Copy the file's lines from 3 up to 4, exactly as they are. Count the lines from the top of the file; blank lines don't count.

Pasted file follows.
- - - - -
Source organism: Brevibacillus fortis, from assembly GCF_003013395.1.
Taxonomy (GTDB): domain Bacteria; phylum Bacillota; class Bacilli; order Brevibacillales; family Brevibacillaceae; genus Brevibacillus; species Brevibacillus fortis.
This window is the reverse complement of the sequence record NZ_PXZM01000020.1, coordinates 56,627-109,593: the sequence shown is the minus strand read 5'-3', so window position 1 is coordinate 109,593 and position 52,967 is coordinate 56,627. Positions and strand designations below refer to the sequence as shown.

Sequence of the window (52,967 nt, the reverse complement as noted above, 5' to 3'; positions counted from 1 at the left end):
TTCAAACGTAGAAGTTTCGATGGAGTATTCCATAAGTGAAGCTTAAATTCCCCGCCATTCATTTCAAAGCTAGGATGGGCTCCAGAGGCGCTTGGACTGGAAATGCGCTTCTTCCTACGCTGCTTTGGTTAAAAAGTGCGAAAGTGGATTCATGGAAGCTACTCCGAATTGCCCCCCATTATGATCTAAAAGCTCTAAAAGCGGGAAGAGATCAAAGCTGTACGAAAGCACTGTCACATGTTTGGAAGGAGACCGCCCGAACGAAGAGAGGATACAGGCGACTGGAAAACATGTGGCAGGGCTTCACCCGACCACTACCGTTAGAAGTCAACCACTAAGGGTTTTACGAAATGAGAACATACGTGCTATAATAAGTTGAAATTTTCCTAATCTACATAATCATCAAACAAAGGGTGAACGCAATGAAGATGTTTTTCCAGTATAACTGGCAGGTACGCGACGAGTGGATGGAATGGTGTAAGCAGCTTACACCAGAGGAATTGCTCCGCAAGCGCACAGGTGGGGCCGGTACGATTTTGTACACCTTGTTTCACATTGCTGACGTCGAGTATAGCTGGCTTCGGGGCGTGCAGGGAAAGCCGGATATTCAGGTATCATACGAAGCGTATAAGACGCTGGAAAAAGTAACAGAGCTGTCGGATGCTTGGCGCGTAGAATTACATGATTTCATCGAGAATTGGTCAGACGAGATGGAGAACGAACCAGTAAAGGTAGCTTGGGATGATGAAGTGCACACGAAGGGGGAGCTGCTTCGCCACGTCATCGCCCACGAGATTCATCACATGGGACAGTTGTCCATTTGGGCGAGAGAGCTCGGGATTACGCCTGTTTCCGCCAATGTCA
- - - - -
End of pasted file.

This window is the reverse complement of the sequence record NZ_PXZM01000020.1, coordinates 56,627-109,593: the sequence shown is the minus strand read 5'-3', so window position 1 is coordinate 109,593 and position 52,967 is coordinate 56,627. Positions and strand designations below refer to the sequence as shown.

Sequence of the window (52,967 nt, the reverse complement as noted above, 5' to 3'; positions counted from 1 at the left end):